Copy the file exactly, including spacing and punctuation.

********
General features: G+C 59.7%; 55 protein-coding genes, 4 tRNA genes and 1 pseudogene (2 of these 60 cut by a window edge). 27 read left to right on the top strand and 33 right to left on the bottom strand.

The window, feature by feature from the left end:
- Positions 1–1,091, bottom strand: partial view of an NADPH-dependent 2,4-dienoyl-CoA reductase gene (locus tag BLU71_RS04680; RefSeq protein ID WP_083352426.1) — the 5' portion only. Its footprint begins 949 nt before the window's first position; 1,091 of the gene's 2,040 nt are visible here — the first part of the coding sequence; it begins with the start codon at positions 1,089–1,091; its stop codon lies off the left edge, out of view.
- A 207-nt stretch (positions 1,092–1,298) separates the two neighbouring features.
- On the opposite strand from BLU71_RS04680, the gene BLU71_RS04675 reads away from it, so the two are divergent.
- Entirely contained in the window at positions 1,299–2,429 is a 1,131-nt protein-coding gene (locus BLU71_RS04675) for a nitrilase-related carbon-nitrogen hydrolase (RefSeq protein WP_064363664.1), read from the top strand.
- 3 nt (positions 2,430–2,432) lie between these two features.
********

General features: G+C 59.7%; 55 protein-coding genes, 4 tRNA genes and 1 pseudogene (2 of these 60 cut by a window edge). 27 read left to right on the top strand and 33 right to left on the bottom strand.

The window, feature by feature from the left end:
- Positions 1–1,091, bottom strand: partial view of an NADPH-dependent 2,4-dienoyl-CoA reductase gene (locus tag BLU71_RS04680; RefSeq protein ID WP_083352426.1) — the 5' portion only. Its footprint begins 949 nt before the window's first position; 1,091 of the gene's 2,040 nt are visible here — the first part of the coding sequence; it begins with the start codon at positions 1,089–1,091; its stop codon lies off the left edge, out of view.
- A 207-nt stretch (positions 1,092–1,298) separates the two neighbouring features.
- On the opposite strand from BLU71_RS04680, the gene BLU71_RS04675 reads away from it, so the two are divergent.
- Entirely contained in the window at positions 1,299–2,429 is a 1,131-nt protein-coding gene (locus BLU71_RS04675) for a nitrilase-related carbon-nitrogen hydrolase (RefSeq protein WP_064363664.1), read from the top strand.
- 3 nt (positions 2,430–2,432) lie between these two features.